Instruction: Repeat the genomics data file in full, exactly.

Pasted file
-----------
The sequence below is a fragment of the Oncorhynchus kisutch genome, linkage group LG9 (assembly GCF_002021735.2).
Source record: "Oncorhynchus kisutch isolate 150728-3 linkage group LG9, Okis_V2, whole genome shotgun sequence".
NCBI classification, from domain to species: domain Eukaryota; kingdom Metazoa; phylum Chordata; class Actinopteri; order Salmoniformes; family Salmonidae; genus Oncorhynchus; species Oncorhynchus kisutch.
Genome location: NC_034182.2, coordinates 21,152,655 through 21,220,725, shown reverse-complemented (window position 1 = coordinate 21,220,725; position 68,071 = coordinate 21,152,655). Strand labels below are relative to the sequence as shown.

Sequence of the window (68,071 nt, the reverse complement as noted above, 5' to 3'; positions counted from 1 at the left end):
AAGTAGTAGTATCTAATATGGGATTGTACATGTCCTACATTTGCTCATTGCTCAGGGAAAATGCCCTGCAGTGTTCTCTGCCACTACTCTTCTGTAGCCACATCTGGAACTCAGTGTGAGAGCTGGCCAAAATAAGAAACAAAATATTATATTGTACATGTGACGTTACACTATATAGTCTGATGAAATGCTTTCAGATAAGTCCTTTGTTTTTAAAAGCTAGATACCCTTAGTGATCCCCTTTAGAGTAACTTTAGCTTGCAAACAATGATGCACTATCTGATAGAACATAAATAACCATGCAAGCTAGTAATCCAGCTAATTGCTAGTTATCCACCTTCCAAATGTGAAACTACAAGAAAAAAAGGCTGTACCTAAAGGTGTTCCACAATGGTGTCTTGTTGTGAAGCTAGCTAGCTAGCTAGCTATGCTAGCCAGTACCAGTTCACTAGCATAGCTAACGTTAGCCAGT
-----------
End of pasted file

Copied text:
The sequence below is a fragment of the Oncorhynchus kisutch genome, linkage group LG9 (assembly GCF_002021735.2).
Source record: "Oncorhynchus kisutch isolate 150728-3 linkage group LG9, Okis_V2, whole genome shotgun sequence".
NCBI classification, from domain to species: domain Eukaryota; kingdom Metazoa; phylum Chordata; class Actinopteri; order Salmoniformes; family Salmonidae; genus Oncorhynchus; species Oncorhynchus kisutch.
Genome location: NC_034182.2, coordinates 21,152,655 through 21,220,725, shown reverse-complemented (window position 1 = coordinate 21,220,725; position 68,071 = coordinate 21,152,655). Strand labels below are relative to the sequence as shown.

Sequence of the window (68,071 nt, the reverse complement as noted above, 5' to 3'; positions counted from 1 at the left end):
AAGTAGTAGTATCTAATATGGGATTGTACATGTCCTACATTTGCTCATTGCTCAGGGAAAATGCCCTGCAGTGTTCTCTGCCACTACTCTTCTGTAGCCACATCTGGAACTCAGTGTGAGAGCTGGCCAAAATAAGAAACAAAATATTATATTGTACATGTGACGTTACACTATATAGTCTGATGAAATGCTTTCAGATAAGTCCTTTGTTTTTAAAAGCTAGATACCCTTAGTGATCCCCTTTAGAGTAACTTTAGCTTGCAAACAATGATGCACTATCTGATAGAACATAAATAACCATGCAAGCTAGTAATCCAGCTAATTGCTAGTTATCCACCTTCCAAATGTGAAACTACAAGAAAAAAAGGCTGTACCTAAAGGTGTTCCACAATGGTGTCTTGTTGTGAAGCTAGCTAGCTAGCTAGCTATGCTAGCCAGTACCAGTTCACTAGCATAGCTAACGTTAGCCAGT